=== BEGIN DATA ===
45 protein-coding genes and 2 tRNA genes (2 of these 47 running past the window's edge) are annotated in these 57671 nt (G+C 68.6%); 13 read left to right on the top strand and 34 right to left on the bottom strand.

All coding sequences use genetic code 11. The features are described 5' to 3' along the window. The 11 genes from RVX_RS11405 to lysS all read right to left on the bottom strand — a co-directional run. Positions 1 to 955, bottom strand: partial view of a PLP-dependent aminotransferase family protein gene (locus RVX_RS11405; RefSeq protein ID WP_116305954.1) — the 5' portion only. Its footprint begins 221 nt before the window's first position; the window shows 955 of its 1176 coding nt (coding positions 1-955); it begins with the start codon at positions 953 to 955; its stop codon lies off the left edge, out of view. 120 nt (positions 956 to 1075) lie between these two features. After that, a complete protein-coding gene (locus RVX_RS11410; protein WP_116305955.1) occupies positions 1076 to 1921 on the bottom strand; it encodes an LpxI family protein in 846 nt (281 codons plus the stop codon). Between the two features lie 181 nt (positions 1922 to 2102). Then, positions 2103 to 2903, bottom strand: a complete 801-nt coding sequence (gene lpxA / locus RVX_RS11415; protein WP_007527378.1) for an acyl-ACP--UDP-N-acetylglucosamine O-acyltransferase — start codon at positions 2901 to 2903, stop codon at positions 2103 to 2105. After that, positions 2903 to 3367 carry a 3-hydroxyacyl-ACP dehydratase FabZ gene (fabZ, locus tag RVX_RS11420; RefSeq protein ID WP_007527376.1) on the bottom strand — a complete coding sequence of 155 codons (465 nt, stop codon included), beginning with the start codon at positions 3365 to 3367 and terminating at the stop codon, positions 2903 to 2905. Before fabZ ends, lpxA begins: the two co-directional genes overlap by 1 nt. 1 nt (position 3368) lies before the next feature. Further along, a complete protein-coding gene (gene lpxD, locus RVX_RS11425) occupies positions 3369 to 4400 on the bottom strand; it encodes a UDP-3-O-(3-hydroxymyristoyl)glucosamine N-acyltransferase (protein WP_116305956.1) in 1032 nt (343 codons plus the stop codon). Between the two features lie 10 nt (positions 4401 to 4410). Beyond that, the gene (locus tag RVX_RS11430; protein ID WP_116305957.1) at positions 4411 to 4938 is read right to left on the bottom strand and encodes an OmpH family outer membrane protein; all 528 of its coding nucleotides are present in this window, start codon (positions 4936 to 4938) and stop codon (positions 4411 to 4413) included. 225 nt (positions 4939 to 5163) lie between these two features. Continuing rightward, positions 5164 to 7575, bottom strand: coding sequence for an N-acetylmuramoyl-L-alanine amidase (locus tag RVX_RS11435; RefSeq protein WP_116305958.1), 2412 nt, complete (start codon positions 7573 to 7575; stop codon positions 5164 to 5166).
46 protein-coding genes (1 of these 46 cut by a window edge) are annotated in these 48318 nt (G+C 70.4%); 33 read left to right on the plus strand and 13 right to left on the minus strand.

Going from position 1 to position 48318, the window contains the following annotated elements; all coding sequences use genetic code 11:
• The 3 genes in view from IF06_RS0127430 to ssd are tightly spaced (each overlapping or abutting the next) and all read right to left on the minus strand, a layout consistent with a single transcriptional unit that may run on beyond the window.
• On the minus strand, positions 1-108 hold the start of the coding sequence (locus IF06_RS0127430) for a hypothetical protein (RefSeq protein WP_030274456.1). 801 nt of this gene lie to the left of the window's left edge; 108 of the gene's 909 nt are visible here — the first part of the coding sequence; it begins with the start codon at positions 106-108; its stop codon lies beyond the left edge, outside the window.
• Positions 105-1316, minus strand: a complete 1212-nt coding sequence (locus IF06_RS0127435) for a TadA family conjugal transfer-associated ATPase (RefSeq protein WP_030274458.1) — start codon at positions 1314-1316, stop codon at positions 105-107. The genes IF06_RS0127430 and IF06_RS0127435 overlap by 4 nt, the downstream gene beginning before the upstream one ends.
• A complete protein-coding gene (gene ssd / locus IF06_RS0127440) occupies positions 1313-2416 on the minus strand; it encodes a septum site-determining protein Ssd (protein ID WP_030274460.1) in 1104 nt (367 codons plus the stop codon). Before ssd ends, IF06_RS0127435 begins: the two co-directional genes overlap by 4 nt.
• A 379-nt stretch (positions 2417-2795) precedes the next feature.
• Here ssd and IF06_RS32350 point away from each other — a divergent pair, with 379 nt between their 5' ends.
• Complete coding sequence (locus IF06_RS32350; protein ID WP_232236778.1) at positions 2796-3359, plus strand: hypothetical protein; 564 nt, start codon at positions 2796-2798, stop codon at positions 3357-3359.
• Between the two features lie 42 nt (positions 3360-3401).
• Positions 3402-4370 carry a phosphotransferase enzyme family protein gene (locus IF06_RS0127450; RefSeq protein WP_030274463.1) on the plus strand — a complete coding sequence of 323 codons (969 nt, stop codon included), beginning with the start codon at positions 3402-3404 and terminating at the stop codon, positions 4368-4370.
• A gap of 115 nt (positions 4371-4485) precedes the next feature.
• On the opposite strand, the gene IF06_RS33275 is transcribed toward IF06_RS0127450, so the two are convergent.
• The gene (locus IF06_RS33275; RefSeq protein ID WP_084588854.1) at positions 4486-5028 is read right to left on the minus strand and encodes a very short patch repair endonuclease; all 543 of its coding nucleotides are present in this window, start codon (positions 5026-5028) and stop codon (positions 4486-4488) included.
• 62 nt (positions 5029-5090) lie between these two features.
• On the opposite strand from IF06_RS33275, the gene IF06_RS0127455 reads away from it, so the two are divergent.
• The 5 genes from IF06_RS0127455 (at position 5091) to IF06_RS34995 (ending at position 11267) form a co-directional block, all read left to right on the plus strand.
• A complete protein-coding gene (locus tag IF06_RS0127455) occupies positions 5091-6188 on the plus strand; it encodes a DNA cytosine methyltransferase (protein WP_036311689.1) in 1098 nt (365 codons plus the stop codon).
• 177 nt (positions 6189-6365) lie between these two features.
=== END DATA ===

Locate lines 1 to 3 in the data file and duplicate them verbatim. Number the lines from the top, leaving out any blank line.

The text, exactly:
45 protein-coding genes and 2 tRNA genes (2 of these 47 running past the window's edge) are annotated in these 57671 nt (G+C 68.6%); 13 read left to right on the top strand and 34 right to left on the bottom strand.

All coding sequences use genetic code 11. The features are described 5' to 3' along the window. The 11 genes from RVX_RS11405 to lysS all read right to left on the bottom strand — a co-directional run. Positions 1 to 955, bottom strand: partial view of a PLP-dependent aminotransferase family protein gene (locus RVX_RS11405; RefSeq protein ID WP_116305954.1) — the 5' portion only. Its footprint begins 221 nt before the window's first position; the window shows 955 of its 1176 coding nt (coding positions 1-955); it begins with the start codon at positions 953 to 955; its stop codon lies off the left edge, out of view. 120 nt (positions 956 to 1075) lie between these two features. After that, a complete protein-coding gene (locus RVX_RS11410; protein WP_116305955.1) occupies positions 1076 to 1921 on the bottom strand; it encodes an LpxI family protein in 846 nt (281 codons plus the stop codon). Between the two features lie 181 nt (positions 1922 to 2102). Then, positions 2103 to 2903, bottom strand: a complete 801-nt coding sequence (gene lpxA / locus RVX_RS11415; protein WP_007527378.1) for an acyl-ACP--UDP-N-acetylglucosamine O-acyltransferase — start codon at positions 2901 to 2903, stop codon at positions 2103 to 2105. After that, positions 2903 to 3367 carry a 3-hydroxyacyl-ACP dehydratase FabZ gene (fabZ, locus tag RVX_RS11420; RefSeq protein ID WP_007527376.1) on the bottom strand — a complete coding sequence of 155 codons (465 nt, stop codon included), beginning with the start codon at positions 3365 to 3367 and terminating at the stop codon, positions 2903 to 2905. Before fabZ ends, lpxA begins: the two co-directional genes overlap by 1 nt. 1 nt (position 3368) lies before the next feature. Further along, a complete protein-coding gene (gene lpxD, locus RVX_RS11425) occupies positions 3369 to 4400 on the bottom strand; it encodes a UDP-3-O-(3-hydroxymyristoyl)glucosamine N-acyltransferase (protein WP_116305956.1) in 1032 nt (343 codons plus the stop codon). Between the two features lie 10 nt (positions 4401 to 4410). Beyond that, the gene (locus tag RVX_RS11430; protein ID WP_116305957.1) at positions 4411 to 4938 is read right to left on the bottom strand and encodes an OmpH family outer membrane protein; all 528 of its coding nucleotides are present in this window, start codon (positions 4936 to 4938) and stop codon (positions 4411 to 4413) included. 225 nt (positions 4939 to 5163) lie between these two features. Continuing rightward, positions 5164 to 7575, bottom strand: coding sequence for an N-acetylmuramoyl-L-alanine amidase (locus tag RVX_RS11435; RefSeq protein WP_116305958.1), 2412 nt, complete (start codon positions 7573 to 7575; stop codon positions 5164 to 5166).
46 protein-coding genes (1 of these 46 cut by a window edge) are annotated in these 48318 nt (G+C 70.4%); 33 read left to right on the plus strand and 13 right to left on the minus strand.